As silly as it may sound, I drove home with tears streaking through dirt and sweat and a ridiculous grin plastered on my face, quite unable to contain the sense of… Well, I don’t know how to describe it. I felt awesome. And hot, tired, sticky and filthy to boot. But nothing could quell the pride, the satisfaction, the happiness that enveloped me.
I moved to Houston 34 years ago. Then spent the next 32 years hating being here and wishing I could be anywhere else. It was an extreme greener grass case. And yet, I never did anything about it. Except complain. And wish. And complain some more.
Then two years ago, two friends from high school came to visit me. We hadn’t seen each other in over 25 years, but those missing years melted away the moment they arrived and our all too brief reunion became a very special memory that I will treasure always.
The obligatory tour of the town loomed over me like a pall of shame. What was I supposed to show them? How was I going to present this backwater town in any kind of light that didn’t require a purple-hued bulb and mind-altering drugs to make it appealing? But off we went, me wearing the tour guide cap, them wearing the polite smiles.
As we drove around and I pointed out the various “features” it struck me that maybe this place wasn’t so bad after all. It definitely needed some TLC, but under the red-neckness there was a certain charm about it. There was potential. There was…
|Getting her done!|
This town is awesome.
Since then I’ve had a strong urge to become more involved in my community. I just didn’t really know how.
I attend community meetings and I’m the Chair of the H.O.P.E. Society. I pick up garbage when I’m out walking. And I have some over-the-moon dreams for this town.
A few months ago, the ACT Committee was formed in town. ACT stands for Action Changes Things. I did not join this committee, nor was I even invited to, but I’ve been keeping a close eye on them. They have some good ideas.
Last week I saw a post on Facebook asking for volunteers to meet at a vacant lot and clean it up. I was unable to go due to another meeting that I had to be at, but I thought it was a fantastic idea. And the results were quite wonderful. In about an hour, this handful of Houstonites gave this shabby, over-grown and neglected corner lot a ton of curb appeal. It looks like a little park now. All that’s missing are the benches and swing set!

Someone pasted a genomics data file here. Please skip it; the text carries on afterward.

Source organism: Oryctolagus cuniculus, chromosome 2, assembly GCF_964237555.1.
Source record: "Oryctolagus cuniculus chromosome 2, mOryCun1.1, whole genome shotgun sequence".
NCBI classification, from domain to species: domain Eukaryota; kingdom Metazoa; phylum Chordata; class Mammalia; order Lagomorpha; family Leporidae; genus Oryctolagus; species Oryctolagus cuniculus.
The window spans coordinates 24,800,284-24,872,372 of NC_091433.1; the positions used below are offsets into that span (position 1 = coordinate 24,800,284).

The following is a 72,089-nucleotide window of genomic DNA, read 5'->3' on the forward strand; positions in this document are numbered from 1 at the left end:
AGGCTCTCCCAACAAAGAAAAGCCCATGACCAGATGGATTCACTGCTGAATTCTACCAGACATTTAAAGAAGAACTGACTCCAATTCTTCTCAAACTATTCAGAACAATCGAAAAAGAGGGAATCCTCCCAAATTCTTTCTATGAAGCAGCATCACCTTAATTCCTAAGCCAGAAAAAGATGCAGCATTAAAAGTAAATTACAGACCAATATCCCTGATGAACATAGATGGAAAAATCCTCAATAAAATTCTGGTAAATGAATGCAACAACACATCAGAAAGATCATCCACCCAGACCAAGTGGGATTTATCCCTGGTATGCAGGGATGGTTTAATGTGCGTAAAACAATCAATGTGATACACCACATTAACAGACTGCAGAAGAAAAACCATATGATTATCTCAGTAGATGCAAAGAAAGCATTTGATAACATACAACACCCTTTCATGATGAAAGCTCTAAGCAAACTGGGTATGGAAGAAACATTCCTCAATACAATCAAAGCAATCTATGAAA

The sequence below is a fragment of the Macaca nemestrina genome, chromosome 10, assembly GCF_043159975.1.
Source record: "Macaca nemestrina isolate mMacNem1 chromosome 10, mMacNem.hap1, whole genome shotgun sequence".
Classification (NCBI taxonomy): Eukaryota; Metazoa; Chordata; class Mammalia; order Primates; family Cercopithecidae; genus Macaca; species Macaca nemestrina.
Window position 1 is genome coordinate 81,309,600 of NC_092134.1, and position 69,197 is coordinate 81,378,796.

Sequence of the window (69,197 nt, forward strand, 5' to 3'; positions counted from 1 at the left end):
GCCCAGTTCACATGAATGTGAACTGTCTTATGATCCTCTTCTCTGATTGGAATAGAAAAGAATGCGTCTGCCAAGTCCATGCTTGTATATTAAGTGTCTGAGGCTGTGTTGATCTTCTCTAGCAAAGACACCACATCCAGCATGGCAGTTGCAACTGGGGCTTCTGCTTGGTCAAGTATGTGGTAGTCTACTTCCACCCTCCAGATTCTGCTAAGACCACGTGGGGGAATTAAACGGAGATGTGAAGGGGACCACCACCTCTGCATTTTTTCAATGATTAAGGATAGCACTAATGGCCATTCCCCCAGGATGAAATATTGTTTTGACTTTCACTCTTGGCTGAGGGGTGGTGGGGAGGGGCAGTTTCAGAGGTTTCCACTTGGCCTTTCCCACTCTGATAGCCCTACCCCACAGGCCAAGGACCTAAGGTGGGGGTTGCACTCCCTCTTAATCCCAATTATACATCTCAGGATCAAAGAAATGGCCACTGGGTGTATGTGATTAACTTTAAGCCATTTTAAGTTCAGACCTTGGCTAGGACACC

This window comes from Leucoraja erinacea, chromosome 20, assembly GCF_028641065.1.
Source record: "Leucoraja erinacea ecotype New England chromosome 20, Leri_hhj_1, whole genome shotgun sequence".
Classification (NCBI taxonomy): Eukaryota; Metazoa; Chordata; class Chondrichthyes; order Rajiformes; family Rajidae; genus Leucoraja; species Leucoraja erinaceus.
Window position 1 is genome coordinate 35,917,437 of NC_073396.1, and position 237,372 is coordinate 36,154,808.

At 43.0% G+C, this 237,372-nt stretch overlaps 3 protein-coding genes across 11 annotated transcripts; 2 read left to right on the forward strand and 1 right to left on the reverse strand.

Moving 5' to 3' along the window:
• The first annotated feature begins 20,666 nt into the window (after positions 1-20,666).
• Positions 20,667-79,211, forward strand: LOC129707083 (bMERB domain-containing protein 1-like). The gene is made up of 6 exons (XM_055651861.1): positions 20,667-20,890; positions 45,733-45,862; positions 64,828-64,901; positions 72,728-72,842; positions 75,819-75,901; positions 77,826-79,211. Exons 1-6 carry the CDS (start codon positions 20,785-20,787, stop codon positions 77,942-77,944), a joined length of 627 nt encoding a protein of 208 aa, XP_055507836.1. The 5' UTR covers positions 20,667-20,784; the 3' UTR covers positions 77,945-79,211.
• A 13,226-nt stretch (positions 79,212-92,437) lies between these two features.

|The results of the first lot clean-up.|
|Children pitched in to transform an over-|
grown vacant lot
When they posted that they were meeting again last Thursday, I abandoned my own work-in-progress-yard and went over to help out. I donned my grubby work clothes and a pair of gloves, grabbed my rake and set to forming enormous piles of mown grass, working behind a couple of enthusiastic weed-wacker wielders. There were kids of all ages with trash bags picking up garbage. People were mowing and trimming and weeding and loading trucks with the refuse. Nearly 40 people were there, working, laughing, sweating, laughing and making a difference. It was truly amazing. I couldn’t keep the smile off my face!
|The cheerful volunteers that came out to help clean up|
the old Husky lot on Thursday.
By the time I left, the old Husky lot had been transformed. Truckloads of grass had been hauled away. A utility trailer was full of tree branches. There were stacks of filled garbage bags waiting to be taken to the dump. Did I say how amazing it all was?
Houston may not be the most exciting place on earth, but it sure is one of the best places to live. The air is clean. It’s surrounded by beautiful scenery. There are fabulous lakes and hiking trails to enjoy. And it has the best little library – ever!
But now there is a bit more gloss on it as well. The shine of community spirit, fuelled by genuinely caring people like Shane, Natasha, Michalle, Paul, Cam, Melanie, Leanne, Jackie, Jennifer and a host of others who’s action are changing things, is glowing brightly.
|Weeding the garden beds|
|Raking grass and picking up trash|
I’m proud to be a member of this community. It’s heartwarming to see – not just hear – about opportunities like this that make a real difference.